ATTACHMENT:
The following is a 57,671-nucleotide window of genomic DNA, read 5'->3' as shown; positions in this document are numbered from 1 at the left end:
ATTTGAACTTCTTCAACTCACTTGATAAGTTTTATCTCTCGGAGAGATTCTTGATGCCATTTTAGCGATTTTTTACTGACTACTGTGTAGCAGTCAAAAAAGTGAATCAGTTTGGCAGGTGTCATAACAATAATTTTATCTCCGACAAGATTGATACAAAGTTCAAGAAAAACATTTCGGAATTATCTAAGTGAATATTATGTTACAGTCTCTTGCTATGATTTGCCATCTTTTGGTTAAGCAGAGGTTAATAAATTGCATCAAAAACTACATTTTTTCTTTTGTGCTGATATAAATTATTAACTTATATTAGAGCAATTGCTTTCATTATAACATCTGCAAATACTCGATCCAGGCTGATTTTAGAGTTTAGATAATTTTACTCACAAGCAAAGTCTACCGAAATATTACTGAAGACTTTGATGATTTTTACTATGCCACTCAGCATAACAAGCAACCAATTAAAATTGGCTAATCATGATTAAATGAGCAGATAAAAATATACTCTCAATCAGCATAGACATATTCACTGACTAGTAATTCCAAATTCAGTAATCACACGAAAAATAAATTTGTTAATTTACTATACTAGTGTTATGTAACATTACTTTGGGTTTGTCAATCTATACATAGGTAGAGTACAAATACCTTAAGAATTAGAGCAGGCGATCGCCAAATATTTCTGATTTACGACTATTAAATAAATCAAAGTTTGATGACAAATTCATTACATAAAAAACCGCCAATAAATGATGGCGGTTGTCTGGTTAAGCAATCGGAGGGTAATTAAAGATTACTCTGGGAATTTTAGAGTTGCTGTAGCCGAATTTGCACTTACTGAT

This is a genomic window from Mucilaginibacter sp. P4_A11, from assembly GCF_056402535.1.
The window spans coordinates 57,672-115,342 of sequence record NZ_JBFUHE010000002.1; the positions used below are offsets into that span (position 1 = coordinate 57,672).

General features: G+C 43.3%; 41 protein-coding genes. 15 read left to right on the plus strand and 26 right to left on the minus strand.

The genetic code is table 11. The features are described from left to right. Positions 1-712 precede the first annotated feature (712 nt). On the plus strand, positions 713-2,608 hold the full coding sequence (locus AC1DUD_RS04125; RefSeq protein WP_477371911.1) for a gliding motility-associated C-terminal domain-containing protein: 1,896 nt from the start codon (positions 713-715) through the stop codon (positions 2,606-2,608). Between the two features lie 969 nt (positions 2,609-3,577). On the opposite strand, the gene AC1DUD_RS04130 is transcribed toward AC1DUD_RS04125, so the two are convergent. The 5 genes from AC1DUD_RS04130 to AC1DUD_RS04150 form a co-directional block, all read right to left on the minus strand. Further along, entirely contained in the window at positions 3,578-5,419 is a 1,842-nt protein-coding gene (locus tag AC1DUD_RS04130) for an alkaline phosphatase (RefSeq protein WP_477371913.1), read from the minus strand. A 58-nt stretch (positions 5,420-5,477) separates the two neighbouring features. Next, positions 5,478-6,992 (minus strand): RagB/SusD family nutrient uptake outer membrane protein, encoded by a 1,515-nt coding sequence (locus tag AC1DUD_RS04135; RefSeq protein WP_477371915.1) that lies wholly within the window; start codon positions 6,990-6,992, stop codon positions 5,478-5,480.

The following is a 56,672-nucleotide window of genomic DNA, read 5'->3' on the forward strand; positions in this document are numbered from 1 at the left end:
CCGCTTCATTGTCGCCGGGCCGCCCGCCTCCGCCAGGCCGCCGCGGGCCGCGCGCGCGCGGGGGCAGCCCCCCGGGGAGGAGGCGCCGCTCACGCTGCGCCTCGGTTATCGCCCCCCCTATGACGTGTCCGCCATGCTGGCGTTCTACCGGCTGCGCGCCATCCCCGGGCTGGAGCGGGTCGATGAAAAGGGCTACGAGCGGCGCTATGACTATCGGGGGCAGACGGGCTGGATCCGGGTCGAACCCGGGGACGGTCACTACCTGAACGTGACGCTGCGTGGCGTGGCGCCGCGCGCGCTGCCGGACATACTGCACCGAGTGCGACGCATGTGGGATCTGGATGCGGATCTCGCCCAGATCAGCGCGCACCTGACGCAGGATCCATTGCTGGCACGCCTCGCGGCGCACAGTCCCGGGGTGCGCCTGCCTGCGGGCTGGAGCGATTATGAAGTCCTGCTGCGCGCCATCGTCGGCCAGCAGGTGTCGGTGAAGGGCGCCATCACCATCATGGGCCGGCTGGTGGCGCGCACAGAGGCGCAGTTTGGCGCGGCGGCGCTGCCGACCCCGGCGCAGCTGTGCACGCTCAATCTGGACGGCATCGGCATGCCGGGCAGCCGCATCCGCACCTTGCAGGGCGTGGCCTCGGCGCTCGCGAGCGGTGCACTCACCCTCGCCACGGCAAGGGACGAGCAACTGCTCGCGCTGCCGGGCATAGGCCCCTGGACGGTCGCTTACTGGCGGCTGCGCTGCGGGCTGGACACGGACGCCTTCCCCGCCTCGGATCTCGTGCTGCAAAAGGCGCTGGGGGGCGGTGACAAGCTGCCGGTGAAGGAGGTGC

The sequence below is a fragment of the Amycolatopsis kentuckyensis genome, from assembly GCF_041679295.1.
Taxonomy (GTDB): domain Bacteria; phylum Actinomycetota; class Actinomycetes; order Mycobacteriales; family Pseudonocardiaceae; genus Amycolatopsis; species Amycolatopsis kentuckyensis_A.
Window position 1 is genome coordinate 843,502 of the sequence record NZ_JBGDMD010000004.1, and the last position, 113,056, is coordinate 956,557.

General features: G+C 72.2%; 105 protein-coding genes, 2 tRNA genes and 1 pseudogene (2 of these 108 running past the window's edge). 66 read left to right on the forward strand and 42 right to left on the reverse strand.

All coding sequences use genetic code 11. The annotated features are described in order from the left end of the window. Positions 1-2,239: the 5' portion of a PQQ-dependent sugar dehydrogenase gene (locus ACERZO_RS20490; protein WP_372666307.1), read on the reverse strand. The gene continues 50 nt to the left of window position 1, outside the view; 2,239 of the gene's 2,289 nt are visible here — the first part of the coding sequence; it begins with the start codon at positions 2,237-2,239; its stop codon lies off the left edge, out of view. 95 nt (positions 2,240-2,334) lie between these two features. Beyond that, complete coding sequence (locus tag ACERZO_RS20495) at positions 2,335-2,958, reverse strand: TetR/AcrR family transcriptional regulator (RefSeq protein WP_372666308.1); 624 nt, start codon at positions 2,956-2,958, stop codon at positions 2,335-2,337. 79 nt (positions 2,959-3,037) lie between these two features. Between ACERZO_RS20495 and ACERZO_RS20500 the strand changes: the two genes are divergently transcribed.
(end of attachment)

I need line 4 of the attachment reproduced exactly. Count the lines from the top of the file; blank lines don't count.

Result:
The window spans coordinates 57,672-115,342 of sequence record NZ_JBFUHE010000002.1; the positions used below are offsets into that span (position 1 = coordinate 57,672).